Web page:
This recipe was originally submitted several years ago as oven-barbecued pork and was a Community Pick. Where it really shines, though, is on a grill. The ingredients and prep are exactly the same; I've gone through and edited the headnote and directions, starting with Step 2. You need eight hours on a charcoal grill, but I promise, it's worth it. —Kayb
Test Kitchen Notes
This recipe yields some of the best barbecued pork we've ever tasted. After a few low and slow hours in the oven, the roast comes out super moist, sweet-spicy, peppery and crispy. The rub is balanced and really penetrates the meat, leaving a nice, pink ring around the outside edge. The sauce has just the right amount of tomato-y tartness for balance. We found this to be an embarrassingly easy way to get barbecue flavor without having to go outside, or do much work at all. - Emily —The Editors
each of kosher salt, black pepper, cumin, chili powder, and coriander
1 1/2 tablespoons
each of ground ginger, dry mustard, and celery seed
each ground thyme and dried oregano, crumbled
neutral vegetable oil
Boston butt roast or half pork shoulder
ketchup or tomato paste
hot sauce to taste
In This Recipe
Mix the spices, herbs and sugar in a small bowl until thoroughly blended. Set aside 6 tablespoons of the mixture, and use as much as needed to heavily coat the pork roast. You may have rub left over; it keeps well in an airtight container and does wonders for any kind of pork or chicken. Wrap the roast tightly in plastic wrap and refrigerate overnight.
The next day, remove roast from refrigerator and allow to come to room temperature. While it's warming, build your fire: two equal piles of charcoal briquettes on either side of a grill (barrel grills or other rectangular ones work best, though you can also use a kettle style smoker). Let the coals burn until they're covered with grayish white ash. Put the butt in between the two piles, so it gets indirect heat from both sides.
Meanwhile, in n a small saucepan, blend reserved 6 tbsp. dry rub mix, vinegar, water, tomato paste or ketchup, and worcestershire sauce. Add hot sauce to taste (a dash or two is good).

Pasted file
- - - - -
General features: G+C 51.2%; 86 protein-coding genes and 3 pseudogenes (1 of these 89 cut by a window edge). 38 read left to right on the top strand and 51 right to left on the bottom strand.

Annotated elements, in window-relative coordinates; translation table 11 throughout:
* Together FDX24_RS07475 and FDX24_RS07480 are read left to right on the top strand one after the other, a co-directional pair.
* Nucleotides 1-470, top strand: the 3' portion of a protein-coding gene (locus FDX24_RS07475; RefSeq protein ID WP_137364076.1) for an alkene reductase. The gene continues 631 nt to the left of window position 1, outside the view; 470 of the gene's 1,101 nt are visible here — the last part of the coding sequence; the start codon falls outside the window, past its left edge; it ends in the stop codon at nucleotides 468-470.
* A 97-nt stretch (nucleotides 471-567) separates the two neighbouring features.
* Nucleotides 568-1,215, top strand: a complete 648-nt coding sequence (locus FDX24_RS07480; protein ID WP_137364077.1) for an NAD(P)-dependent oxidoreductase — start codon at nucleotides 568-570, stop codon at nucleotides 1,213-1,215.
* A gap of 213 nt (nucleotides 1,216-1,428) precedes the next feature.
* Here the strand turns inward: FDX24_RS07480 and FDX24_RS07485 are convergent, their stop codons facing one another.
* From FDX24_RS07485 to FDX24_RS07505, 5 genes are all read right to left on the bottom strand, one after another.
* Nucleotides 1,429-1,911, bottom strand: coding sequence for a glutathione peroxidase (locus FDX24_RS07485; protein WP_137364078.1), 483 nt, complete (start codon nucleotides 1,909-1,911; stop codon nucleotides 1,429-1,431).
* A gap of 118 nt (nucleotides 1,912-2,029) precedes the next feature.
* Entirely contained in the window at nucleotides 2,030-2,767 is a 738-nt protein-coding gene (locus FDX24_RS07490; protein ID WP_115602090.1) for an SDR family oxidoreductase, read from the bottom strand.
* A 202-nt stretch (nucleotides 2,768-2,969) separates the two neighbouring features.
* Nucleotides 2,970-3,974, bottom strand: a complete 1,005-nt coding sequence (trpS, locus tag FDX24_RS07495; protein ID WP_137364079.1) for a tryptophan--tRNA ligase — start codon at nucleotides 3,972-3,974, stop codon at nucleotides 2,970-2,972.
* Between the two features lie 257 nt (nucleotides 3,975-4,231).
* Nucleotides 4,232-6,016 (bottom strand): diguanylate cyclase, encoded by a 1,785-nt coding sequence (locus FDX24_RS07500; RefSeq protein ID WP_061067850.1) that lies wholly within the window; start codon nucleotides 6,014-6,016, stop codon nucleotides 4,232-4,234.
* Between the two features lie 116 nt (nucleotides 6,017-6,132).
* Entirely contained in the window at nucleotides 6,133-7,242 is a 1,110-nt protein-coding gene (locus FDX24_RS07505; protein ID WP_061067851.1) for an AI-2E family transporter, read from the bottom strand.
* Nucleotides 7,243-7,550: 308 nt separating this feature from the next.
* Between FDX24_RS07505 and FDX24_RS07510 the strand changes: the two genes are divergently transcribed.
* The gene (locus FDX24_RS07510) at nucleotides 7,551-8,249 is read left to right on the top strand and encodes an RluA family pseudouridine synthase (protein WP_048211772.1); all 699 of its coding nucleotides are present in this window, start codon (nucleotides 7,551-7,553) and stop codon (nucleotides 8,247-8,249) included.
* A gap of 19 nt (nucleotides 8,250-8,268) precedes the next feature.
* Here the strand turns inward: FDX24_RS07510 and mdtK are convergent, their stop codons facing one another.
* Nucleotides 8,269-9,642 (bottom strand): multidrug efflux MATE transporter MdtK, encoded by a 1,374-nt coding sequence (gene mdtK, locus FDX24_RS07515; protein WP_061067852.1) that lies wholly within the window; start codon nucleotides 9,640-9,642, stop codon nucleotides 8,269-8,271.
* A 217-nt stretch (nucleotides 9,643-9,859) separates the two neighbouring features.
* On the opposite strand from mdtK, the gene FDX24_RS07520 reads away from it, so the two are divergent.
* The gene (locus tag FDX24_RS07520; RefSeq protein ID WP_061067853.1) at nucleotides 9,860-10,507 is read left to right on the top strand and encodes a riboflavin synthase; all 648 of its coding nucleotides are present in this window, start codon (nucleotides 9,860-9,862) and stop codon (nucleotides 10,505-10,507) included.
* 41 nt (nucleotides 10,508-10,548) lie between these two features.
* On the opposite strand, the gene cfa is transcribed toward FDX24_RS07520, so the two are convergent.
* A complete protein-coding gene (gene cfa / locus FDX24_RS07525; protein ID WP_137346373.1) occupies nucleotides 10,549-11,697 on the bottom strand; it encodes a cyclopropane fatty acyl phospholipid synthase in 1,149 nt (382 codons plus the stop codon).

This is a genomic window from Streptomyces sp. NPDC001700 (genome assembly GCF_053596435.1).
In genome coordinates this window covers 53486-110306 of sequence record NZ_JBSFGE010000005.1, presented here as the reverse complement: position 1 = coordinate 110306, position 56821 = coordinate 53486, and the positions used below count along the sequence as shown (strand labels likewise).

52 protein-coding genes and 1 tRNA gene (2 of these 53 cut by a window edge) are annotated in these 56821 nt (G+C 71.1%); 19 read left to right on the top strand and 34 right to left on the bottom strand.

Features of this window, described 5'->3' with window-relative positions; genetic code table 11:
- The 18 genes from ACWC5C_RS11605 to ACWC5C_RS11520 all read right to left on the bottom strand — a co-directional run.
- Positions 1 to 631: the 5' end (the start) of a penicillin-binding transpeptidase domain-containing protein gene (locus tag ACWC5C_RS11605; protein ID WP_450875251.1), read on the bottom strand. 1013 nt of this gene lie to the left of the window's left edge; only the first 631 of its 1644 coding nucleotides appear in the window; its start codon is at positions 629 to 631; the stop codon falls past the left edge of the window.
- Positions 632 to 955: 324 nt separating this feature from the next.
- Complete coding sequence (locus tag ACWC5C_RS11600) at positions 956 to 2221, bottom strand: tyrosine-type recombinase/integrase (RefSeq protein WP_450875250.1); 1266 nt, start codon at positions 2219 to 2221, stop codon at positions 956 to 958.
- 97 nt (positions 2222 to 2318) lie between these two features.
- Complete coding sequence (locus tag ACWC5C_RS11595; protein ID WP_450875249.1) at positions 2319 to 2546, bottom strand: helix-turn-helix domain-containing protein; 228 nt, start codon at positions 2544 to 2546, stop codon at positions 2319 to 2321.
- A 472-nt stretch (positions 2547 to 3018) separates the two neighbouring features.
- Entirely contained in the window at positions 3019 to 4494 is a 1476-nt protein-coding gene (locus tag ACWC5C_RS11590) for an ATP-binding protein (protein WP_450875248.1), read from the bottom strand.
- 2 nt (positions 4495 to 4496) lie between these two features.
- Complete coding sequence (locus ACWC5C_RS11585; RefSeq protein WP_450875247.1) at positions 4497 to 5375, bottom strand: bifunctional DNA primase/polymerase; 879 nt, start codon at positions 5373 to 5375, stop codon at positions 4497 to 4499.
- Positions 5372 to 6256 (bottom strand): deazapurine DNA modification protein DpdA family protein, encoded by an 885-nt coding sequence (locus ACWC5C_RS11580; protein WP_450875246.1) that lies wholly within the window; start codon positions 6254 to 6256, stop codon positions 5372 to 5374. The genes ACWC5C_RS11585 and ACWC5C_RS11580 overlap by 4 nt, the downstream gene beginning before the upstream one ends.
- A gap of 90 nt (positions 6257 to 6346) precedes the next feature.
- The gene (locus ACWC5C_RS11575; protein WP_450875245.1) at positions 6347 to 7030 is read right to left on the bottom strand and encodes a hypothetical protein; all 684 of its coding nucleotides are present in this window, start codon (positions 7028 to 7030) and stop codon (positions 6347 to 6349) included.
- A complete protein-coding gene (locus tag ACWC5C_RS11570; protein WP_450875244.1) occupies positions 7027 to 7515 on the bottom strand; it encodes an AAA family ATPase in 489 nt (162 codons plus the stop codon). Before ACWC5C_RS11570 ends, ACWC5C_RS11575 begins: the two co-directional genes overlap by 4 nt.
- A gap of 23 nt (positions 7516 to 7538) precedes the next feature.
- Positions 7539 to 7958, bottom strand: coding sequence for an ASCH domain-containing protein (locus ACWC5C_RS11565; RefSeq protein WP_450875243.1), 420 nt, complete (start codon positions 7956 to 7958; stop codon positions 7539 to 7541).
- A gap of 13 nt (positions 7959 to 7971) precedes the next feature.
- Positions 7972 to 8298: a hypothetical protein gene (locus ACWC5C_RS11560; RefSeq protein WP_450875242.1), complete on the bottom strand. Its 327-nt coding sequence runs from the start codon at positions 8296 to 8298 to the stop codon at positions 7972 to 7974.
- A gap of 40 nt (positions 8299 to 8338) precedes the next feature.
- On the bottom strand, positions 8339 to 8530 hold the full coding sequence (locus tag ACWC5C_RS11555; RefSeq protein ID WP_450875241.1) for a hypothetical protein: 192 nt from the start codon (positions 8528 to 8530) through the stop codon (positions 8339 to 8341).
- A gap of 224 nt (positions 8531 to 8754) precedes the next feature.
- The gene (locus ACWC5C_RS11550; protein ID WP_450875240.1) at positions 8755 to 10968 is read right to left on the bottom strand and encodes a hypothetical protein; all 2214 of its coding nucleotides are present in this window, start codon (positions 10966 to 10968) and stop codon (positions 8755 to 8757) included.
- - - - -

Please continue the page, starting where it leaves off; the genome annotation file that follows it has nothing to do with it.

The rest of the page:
Once pork has cooked for an hour, baste with sauce every 30 minutes for 1 1/2 hours, and then go to an hourly baste for another six to seven hours, or until the bone in the pork wiggles freely. You will probably need to add coals during this process; build a separate fire and add the after they've already burned down to ash-covered. You can probably get by with adding coals twice during the period of cooking.
When bone wiggles freely and meat is pull-apart tender, remove from grill and tent with foil; allow to sit for at least 20 minutes. Serve by pulling chunks of meat from bone. Should, to be authentic, be served with vinegar cole slaw and baked beans; bread is optional, but roasted corn on the cob is nice. And gallons of iced tea and lots of cold beer.
If you want a sauce to serve on the side, take remaining basting sauce (or make more), add another 4 tbsp tomato paste, and simmer until it reaches the desired thickness.
I'm a business professional who learned to cook early on, and have expanded my tastes and my skills as I've traveled and been exposed to new cuisines and new dishes. I love fresh vegetables, any kind of protein on the grill, and breakfasts that involve fried eggs with runny yolks. My recipes tend toward the simple and the Southern, with bits of Asia or the Mediterranean or Mexico thrown in here and there. And a peanut butter and jelly sandwich on a float in the lake, as pictured, is a pretty fine lunch!